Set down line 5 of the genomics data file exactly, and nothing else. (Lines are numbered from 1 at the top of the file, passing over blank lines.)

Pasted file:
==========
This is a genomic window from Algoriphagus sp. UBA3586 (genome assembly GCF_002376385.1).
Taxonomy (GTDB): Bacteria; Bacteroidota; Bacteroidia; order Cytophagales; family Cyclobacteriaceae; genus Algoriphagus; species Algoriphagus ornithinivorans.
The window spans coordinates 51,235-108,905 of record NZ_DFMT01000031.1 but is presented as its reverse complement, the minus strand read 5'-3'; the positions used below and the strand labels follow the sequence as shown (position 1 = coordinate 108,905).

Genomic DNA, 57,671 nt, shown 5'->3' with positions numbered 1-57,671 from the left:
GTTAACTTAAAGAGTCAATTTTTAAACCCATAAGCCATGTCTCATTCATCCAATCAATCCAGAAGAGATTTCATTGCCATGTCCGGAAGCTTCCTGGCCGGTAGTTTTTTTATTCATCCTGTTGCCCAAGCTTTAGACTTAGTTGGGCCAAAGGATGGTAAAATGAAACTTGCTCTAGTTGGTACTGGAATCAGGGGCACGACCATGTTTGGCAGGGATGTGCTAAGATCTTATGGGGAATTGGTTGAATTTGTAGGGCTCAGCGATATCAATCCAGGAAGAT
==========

GTTAACTTAAAGAGTCAATTTTTAAACCCATAAGCCATGTCTCATTCATCCAATCAATCCAGAAGAGATTTCATTGCCATGTCCGGAAGCTTCCTGGCCGGTAGTTTTTTTATTCATCCTGTTGCCCAAGCTTTAGACTTAGTTGGGCCAAAGGATGGTAAAATGAAACTTGCTCTAGTTGGTACTGGAATCAGGGGCACGACCATGTTTGGCAGGGATGTGCTAAGATCTTATGGGGAATTGGTTGAATTTGTAGGGCTCAGCGATATCAATCCAGGAAGAT